6. The immediate problem is the de-escalation of a Saudi/GCC vs Iran cold war that the US did much to create. Since most commenters on this site assume any US action at all is evil, it’s hardly worth the effort to suggest that the US will have to be involved in that de-escalation. However, someone will have to use some kind of power to establish a boundary between the two sides and then punish anyone who sends their proxies on the warpath like ISIS. Now, this may mean drawing a line that will trap many people on the wrong side. But we did that in Europe in 1945 and it kept the Cold War stable for 40 years.

    Russia and China understand this; they will take Iran’s side and demand protected enclaves in Syria and Iraq for their own naval and investment ambitions. Once those big boys enter the scene, the Sunni autocrats will be shaking in their Guccis and looking to the US. I’m afraid what will happen then because the GOP, the corporate Democrats and the Israel Lobby will want blood. In fact that is the perfect time for the US, Russia and China to exploit this situation to force the Sunni monarchs to stop using terrorist recruitment as a pressure valve for their own screwed-up societies. Which is in the interests of all countries victimized by terror groups.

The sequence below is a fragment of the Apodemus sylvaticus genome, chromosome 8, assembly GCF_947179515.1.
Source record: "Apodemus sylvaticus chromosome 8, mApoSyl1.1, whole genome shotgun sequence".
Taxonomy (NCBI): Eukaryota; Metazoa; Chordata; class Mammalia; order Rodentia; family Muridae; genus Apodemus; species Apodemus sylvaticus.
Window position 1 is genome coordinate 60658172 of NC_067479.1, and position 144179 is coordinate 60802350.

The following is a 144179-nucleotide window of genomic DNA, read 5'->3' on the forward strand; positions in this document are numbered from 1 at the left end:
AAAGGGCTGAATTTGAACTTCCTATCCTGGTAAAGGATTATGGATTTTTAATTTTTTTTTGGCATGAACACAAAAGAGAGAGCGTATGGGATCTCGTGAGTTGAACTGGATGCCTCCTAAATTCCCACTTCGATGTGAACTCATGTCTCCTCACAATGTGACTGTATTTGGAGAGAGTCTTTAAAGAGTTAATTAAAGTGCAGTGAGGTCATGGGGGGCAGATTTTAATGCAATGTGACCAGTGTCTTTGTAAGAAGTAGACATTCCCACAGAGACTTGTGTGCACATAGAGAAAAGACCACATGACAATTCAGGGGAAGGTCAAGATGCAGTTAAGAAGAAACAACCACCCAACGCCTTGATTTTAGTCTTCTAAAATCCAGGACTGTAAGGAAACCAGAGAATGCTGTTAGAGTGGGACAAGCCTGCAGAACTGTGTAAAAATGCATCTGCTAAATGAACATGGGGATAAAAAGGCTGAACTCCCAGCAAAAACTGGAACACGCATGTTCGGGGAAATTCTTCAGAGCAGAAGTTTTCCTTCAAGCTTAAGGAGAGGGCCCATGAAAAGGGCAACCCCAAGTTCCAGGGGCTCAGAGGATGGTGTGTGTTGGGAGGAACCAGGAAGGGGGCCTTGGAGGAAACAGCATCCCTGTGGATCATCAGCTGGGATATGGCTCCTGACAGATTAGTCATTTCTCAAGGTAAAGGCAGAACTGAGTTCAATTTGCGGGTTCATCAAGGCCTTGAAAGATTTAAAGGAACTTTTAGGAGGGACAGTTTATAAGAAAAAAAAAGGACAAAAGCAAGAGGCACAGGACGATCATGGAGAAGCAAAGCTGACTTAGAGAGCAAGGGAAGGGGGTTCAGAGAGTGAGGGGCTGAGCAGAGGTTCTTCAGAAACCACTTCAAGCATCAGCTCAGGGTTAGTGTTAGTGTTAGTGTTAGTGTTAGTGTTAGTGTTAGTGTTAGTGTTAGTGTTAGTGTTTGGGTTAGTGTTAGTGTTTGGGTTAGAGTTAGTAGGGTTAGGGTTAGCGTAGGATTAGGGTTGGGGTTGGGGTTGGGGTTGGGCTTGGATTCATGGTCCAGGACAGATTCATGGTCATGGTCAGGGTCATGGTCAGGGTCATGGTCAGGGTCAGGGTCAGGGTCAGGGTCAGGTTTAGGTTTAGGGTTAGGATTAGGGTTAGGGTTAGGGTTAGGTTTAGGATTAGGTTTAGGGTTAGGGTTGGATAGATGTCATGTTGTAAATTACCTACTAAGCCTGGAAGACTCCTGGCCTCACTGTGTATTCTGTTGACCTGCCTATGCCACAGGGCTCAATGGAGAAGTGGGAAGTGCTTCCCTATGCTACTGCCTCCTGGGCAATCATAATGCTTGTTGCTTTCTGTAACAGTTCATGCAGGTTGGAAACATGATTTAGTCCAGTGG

It’s what Bismarck would have done in the old days of Great Power deals.

  7. Victory is heady, any morality, religion, cause can be created to back it, no matter how absurd and irrational as seen from the outside. Genghis Khan was unstoppable and set a standard for creating fear with wanton destruction and killing (unlimited slaughter, piles of skulls as monuments, etc.). War is the food that keeps the killing machine going, victory the fuel of morale. It’s when a large area is taken and the limits are reached that internal difficulties bring disintegration of what seemed like an unstoppable force. The fighters flock to IS, the people do not. IS shouts to the world “bring it on!” Let’s not.

  8. Some clerics in Egypt have issued a fatwa renaming ISIS/Daish as QSIS-al Qaeda Separatists in in Iraq and Syria. Should this term be adopted for them in the media?